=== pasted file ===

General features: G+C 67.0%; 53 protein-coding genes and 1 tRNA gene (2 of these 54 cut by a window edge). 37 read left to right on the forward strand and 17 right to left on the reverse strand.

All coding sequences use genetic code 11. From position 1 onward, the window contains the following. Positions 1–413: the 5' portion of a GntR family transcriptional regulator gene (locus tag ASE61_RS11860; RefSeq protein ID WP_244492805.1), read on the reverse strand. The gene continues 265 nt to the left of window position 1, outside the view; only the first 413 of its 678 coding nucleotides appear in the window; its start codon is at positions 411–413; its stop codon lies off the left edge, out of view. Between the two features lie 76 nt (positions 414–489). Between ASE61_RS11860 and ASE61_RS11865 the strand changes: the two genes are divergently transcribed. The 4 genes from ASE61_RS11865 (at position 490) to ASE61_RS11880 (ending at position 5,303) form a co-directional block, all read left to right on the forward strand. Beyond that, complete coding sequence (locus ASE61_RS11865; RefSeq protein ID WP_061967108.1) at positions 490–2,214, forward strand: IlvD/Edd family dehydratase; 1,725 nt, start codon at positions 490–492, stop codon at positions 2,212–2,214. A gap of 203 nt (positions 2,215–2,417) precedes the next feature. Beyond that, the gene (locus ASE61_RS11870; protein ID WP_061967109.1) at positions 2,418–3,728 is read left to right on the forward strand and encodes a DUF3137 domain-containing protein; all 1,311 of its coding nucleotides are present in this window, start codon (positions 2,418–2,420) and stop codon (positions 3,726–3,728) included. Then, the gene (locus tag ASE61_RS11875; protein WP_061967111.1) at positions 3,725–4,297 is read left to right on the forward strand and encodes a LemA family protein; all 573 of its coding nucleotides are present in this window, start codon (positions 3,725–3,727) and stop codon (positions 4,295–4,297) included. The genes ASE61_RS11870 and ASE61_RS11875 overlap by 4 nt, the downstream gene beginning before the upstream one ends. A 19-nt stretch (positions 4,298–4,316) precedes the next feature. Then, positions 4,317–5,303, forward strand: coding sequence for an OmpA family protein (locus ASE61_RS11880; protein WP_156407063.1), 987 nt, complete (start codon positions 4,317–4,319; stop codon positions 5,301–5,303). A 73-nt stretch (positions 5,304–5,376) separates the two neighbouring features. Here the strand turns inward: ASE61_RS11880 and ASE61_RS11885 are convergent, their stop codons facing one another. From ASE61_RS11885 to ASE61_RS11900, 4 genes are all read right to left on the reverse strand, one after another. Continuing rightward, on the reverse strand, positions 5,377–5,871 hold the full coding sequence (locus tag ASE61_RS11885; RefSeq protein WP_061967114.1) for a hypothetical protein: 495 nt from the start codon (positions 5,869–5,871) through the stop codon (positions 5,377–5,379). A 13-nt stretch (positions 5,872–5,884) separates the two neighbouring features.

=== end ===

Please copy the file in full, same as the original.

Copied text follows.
General features: G+C 67.0%; 53 protein-coding genes and 1 tRNA gene (2 of these 54 cut by a window edge). 37 read left to right on the forward strand and 17 right to left on the reverse strand.

All coding sequences use genetic code 11. From position 1 onward, the window contains the following. Positions 1–413: the 5' portion of a GntR family transcriptional regulator gene (locus tag ASE61_RS11860; RefSeq protein ID WP_244492805.1), read on the reverse strand. The gene continues 265 nt to the left of window position 1, outside the view; only the first 413 of its 678 coding nucleotides appear in the window; its start codon is at positions 411–413; its stop codon lies off the left edge, out of view. Between the two features lie 76 nt (positions 414–489). Between ASE61_RS11860 and ASE61_RS11865 the strand changes: the two genes are divergently transcribed. The 4 genes from ASE61_RS11865 (at position 490) to ASE61_RS11880 (ending at position 5,303) form a co-directional block, all read left to right on the forward strand. Beyond that, complete coding sequence (locus ASE61_RS11865; RefSeq protein ID WP_061967108.1) at positions 490–2,214, forward strand: IlvD/Edd family dehydratase; 1,725 nt, start codon at positions 490–492, stop codon at positions 2,212–2,214. A gap of 203 nt (positions 2,215–2,417) precedes the next feature. Beyond that, the gene (locus ASE61_RS11870; protein ID WP_061967109.1) at positions 2,418–3,728 is read left to right on the forward strand and encodes a DUF3137 domain-containing protein; all 1,311 of its coding nucleotides are present in this window, start codon (positions 2,418–2,420) and stop codon (positions 3,726–3,728) included. Then, the gene (locus tag ASE61_RS11875; protein WP_061967111.1) at positions 3,725–4,297 is read left to right on the forward strand and encodes a LemA family protein; all 573 of its coding nucleotides are present in this window, start codon (positions 3,725–3,727) and stop codon (positions 4,295–4,297) included. The genes ASE61_RS11870 and ASE61_RS11875 overlap by 4 nt, the downstream gene beginning before the upstream one ends. A 19-nt stretch (positions 4,298–4,316) precedes the next feature. Then, positions 4,317–5,303, forward strand: coding sequence for an OmpA family protein (locus ASE61_RS11880; protein WP_156407063.1), 987 nt, complete (start codon positions 4,317–4,319; stop codon positions 5,301–5,303). A 73-nt stretch (positions 5,304–5,376) separates the two neighbouring features. Here the strand turns inward: ASE61_RS11880 and ASE61_RS11885 are convergent, their stop codons facing one another. From ASE61_RS11885 to ASE61_RS11900, 4 genes are all read right to left on the reverse strand, one after another. Continuing rightward, on the reverse strand, positions 5,377–5,871 hold the full coding sequence (locus tag ASE61_RS11885; RefSeq protein WP_061967114.1) for a hypothetical protein: 495 nt from the start codon (positions 5,869–5,871) through the stop codon (positions 5,377–5,379). A 13-nt stretch (positions 5,872–5,884) separates the two neighbouring features.